Oil prices tumble 5% amid fading hopes for a smooth improvement in global demand
- Oil futures sank on Thursday as dire economic data releases pointed to a demand recovery lasting longer than expected.
- West Texas Intermediate crude fell as much as 6.3%, to $38.72 per barrel. Brent crude slid 5.4%, to $41.38, at intraday lows.
- Thursday reports showed US GDP sliding the most on record and jobless claims notching a second-straight week of increases.
- Vopak, the world's largest independent oil storage company, warned in a Wednesday earnings call the market's demand recovery will likely take at least the rest of 2020.
- Watch Brent crude trade live here.
Oil futures plummeted on Thursday amid revived fears of a long-term demand shock.
West Texas Intermediate crude slid as much as 6.3%, to $38.72 per barrel. International standard Brent crude tumbled 5.4%, to $41.38, to its intraday low late on Thursday. Both reached their lowest point since late June.
The world's most-traded commodity stabilized near $40 per barrel through the summer after rallying in the second quarter. Thursday's session wiped out that support for WTI and threatened to plunge Brent futures below the key threshold. Oil volatility rocketed higher after touching its lowest point in five months.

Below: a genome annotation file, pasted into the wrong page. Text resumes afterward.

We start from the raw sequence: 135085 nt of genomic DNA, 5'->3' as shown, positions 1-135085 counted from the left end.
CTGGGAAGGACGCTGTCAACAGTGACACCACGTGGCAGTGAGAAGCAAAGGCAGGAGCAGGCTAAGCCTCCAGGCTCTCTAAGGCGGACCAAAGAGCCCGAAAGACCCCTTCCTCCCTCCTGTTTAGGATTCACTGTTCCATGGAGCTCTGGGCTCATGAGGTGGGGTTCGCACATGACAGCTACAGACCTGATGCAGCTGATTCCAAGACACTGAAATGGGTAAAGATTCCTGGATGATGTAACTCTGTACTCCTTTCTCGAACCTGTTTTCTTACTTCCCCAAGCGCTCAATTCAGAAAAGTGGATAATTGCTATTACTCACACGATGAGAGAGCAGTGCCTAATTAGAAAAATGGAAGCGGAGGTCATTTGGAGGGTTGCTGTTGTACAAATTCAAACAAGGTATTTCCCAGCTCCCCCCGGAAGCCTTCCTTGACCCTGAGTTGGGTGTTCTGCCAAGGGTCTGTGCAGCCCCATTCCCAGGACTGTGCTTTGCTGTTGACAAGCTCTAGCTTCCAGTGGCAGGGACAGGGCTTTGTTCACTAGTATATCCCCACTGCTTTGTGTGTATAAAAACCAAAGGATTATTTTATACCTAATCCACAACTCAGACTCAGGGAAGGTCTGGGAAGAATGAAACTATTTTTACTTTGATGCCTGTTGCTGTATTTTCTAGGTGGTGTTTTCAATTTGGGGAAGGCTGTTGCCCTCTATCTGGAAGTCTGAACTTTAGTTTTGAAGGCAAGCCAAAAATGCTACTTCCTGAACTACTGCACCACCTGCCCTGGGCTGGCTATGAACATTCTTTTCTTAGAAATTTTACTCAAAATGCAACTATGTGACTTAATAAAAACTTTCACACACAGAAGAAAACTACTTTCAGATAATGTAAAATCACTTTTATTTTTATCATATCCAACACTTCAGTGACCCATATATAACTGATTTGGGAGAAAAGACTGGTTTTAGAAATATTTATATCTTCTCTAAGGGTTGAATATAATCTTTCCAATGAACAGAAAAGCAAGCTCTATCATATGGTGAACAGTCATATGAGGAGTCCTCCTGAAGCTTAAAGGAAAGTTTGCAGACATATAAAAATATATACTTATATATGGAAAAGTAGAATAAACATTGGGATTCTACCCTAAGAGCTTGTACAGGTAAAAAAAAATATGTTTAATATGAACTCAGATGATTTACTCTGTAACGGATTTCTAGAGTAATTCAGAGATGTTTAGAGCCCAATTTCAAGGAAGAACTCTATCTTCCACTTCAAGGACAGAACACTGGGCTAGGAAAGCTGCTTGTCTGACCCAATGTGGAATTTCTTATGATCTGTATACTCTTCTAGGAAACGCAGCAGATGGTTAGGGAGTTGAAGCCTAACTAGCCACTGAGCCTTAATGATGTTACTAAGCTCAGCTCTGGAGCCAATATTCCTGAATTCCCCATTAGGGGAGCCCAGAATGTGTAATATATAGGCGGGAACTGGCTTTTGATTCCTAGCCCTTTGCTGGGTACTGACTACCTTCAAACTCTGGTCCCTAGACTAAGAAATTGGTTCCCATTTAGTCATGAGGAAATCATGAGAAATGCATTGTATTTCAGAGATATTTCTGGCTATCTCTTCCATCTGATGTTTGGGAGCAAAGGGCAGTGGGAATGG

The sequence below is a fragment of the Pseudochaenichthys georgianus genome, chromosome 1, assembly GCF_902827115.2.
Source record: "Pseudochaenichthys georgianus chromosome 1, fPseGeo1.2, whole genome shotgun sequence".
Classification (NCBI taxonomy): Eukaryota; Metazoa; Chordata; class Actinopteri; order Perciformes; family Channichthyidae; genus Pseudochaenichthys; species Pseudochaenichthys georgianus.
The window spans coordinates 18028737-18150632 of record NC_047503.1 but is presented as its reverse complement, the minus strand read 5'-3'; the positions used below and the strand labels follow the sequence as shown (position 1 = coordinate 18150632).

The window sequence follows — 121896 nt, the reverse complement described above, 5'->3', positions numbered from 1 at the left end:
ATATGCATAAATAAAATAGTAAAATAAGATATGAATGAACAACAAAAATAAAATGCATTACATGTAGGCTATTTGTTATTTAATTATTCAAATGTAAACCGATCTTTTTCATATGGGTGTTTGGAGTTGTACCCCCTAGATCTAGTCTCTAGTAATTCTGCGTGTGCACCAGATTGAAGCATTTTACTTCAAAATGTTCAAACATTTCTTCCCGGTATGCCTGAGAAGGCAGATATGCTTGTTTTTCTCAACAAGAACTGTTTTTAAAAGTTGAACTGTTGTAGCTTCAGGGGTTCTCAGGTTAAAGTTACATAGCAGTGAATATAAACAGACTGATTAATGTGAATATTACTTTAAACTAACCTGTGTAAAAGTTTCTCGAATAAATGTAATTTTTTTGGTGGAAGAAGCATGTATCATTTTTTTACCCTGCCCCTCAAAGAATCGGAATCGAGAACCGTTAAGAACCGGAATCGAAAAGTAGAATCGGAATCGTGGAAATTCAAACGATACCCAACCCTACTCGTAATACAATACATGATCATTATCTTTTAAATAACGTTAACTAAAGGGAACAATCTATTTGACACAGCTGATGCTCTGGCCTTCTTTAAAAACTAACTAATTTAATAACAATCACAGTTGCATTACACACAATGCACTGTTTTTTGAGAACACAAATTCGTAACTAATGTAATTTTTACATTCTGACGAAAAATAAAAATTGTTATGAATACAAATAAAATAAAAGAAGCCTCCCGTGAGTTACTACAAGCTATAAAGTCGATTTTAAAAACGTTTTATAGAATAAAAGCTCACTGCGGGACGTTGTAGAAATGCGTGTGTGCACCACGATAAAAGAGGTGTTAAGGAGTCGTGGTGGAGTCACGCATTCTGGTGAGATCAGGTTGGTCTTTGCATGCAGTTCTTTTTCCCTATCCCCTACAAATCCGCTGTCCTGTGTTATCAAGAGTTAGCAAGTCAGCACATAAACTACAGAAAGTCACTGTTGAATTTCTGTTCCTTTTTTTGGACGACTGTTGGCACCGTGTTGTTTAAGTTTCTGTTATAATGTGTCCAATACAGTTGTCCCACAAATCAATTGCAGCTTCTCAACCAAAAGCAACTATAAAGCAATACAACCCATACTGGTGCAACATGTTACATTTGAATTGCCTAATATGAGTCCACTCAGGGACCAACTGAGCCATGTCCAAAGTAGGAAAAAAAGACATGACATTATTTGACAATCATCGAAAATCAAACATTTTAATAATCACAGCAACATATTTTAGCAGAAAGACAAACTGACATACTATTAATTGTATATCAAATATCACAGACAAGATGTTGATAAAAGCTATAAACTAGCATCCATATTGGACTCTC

Economic data released Thursday morning added to the oil market's worries. US gross domestic product fell at an annualised rate of 33% in the second quarter, confirming the coronavirus drove the biggest economic slump on record. Jobless claims for the week ended Saturday increased for the second week straight. The uptick arrives after months of steady declines and suggests the US labor market may stabilize at a historically high level of unemployment until the virus threat subsides.
Industry experts are also preparing for oil demand to stay weak. Vopak, the world's largest independent oil storage company, said in a Wednesday earnings call that it expects a slower demand recovery that lasts at least through 2020. CEO Eelco Hoekstra also warned that inventories were steadily increasing and threatening a storage crisis similar to the one that pushed prices below zero in April.
"If crude demand continues to show further signs of weakness, producers will have to look elsewhere for storage as Vopak's capacity is fully rented out. Another historic oil price collapse is unlikely but oversupply risks will definitely keep crude heavy," Edward Moya, senior market analyst at OANDA, said in a note.
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